Creating an Award-Winning Company Culture
Five years ago, we set out to make amazing immersive VR training experiences for our clients, but we knew even back then that we had to first create a place designed to foster that greatness – where talented individuals were empowered to do their best work with very little standing in their way. We’re proud of the Timmy Award for Best Tech Work Culture in Atlanta we just won and what it says about our company. We’re even prouder of our team members and what we collectively accomplish each and every day on behalf of our clients.
Those achievements are proof enough of the difference a well-considered company culture makes. But how did we get there? We believe there are five keys to creating an award-winning culture in any organization.
Make deliberate decisions. Culture is one of the most important elements of our company, if not the most important. When we were just four people working together, we were the culture of Foundry 45. But as a company grows, you can either create the culture you want, or others will create it for you – and you might not like the result. Being mindful of the type of culture you want to build, and then making decisions and taking action to develop it, is key.
Keep it simple. Our culture has largely been built on three words: Use Good Judgment. Foundry 45 is a very flat, egalitarian organization. If someone works hard and makes good decisions, we’ll give them as much responsibility as they’ve proven they can handle. We also believe that the team is greater than any individual and our client partners are more important than our company. We want everyone to be fulfilled and meet their personal goals, but at the same time our collective professional goals need the same support. And we wouldn’t be where we are today without our client partners. We want to build great relationships with them and have them keep coming back for more.
Other than that, we have eight basic principles that govern the way we manage the company: excellence, individual initiative, candor, believe, hate to lose, protect the team, create fun and love the challenge.
Reinforce and reward what is valuable to the company. An organization has to put its principles into action for them to have meaning and impact. If you say you’re interested in excellence, you need to promote learning and you need to measure performance to determine how people are rewarded and how fast they can grow. Our team has an amazing range of knowledge and experience, and we provide the kind of workplace where everyone can learn from each other to become better programmers, artists, managers, and marketers. It’s impossible to develop a company culture if your words and actions aren’t aligned.
Our employee handbook is a good reflection of our culture, particularly the “create fun” part of it. It’s professional, but we’ve embraced humor and made it playful. The video we created for the Timmy Awards is another example of how we approach our work. We talk about embracing our inner geek – we lean into that rather than trying to be super-corporate. We really do believe that people perform their best when they’re having fun.
Focus on people – both inside and outside your organization. Everyone says that a company is only as good as the people who work there, but like many clichés, they say it because it’s true. We believe that success begins with satisfied employees. We’re very mindful of our hiring process, and we want those who work for us to stay and to grow. We look for the best and the brightest, and talented people are more attracted to a company with a great culture.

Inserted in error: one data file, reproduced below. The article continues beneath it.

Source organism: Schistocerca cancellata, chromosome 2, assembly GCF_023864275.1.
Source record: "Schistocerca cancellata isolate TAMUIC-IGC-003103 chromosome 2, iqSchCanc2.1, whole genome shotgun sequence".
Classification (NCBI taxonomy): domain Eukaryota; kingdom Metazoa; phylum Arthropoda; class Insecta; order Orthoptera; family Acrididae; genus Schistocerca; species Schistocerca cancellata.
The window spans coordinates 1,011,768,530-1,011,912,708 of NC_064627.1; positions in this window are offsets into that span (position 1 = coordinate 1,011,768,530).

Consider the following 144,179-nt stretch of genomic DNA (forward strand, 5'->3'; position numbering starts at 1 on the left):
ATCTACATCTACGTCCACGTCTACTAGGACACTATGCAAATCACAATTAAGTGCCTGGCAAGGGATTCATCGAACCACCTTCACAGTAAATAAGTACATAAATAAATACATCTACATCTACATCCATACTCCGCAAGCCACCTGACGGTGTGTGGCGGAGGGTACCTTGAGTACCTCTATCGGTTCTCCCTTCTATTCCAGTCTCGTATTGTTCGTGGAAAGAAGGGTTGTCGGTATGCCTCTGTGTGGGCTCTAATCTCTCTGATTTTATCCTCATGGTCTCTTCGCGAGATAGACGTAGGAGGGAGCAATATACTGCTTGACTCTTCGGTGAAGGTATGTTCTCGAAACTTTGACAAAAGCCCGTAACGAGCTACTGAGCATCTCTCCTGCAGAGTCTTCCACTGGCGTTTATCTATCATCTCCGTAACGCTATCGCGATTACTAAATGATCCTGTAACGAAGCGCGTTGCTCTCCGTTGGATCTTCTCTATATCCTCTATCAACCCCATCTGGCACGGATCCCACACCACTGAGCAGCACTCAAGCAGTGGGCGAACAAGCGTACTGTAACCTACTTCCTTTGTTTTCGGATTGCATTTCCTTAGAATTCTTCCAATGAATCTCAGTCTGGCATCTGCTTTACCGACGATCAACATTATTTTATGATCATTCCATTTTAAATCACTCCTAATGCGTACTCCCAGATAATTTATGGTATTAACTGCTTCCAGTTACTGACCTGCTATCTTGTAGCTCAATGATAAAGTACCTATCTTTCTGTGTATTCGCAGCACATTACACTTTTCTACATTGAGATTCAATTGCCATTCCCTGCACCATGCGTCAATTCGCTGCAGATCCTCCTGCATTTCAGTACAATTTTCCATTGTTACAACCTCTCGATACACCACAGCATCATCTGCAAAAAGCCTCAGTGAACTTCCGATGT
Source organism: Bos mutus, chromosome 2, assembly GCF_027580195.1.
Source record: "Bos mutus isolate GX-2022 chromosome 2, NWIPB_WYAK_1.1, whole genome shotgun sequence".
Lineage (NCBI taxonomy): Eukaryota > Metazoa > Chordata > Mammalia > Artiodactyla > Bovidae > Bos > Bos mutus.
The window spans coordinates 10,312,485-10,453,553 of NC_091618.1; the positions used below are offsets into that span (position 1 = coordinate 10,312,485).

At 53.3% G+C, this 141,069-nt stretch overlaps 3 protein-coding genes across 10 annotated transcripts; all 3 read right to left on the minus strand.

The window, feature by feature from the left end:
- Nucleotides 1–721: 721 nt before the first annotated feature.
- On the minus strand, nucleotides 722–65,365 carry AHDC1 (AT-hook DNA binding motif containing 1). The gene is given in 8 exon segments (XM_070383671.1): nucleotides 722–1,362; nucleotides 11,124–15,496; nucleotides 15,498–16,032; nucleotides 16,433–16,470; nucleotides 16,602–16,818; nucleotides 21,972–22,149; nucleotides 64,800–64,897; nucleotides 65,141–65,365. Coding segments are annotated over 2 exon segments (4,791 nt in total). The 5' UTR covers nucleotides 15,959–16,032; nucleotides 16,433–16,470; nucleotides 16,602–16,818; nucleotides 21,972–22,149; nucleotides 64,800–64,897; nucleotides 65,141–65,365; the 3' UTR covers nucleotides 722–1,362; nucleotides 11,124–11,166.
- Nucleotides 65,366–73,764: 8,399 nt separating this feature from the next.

For today’s employees, an important part of a great culture is giving back to others. We don’t just want our employees and our company to advance; we’re passionate about helping to bring other people up, too. Our focus is on non-profit organizations that promote education and empower today’s youth through technology. One of the Atlanta-area groups we contribute to is Next Generation Men & Women, which helps students attending Title I schools gain exposure to career pathways, professionals, work environments and mentors. Connecting with and mentoring young people makes us feel good, and it’s good for our business, too.
Always be open to discussion and change. This is another instance when it’s important to walk the talk. If you say one of your values is candor, you need to give employees the chance to speak up and provide feedback. Our workforce skews towards the younger side, and we try to stay in touch with people and ask them what’s important, both formally and informally. We did an employee survey about a year ago, and what we found out was very valuable. One of the things people wanted were regular opportunities for feedback about their performance – periodic check-ins and one-on-ones, not just yearly or semiannual reviews – so we started those.
We also try to be sensitive to the current environment and change how we do things when necessary. Like many other workplaces, we’re mostly working offsite due to the coronavirus. For team safety, we sent people home before other companies did and before we were mandated to do so. As a matter of fact, we’ve turned into a remote-first company based on employee feedback, and we’re implementing policies to continue to make that experience better for the team. Because quarantine and isolation can be hard on people, we talk about mental health all the time now, and that’s a subject that has long been off-limits at many companies. We’ve gotten a lot of good feedback on those conversations. People appreciate it.
Foundry 45 is one of the busiest immersive VR technology groups in the country, and we’re expecting to get even busier. An enjoyable workplace – one where everyone finds support, laughter, learning and camaraderie – is critical to that growth. That’s why company culture will always be of the utmost importance to us.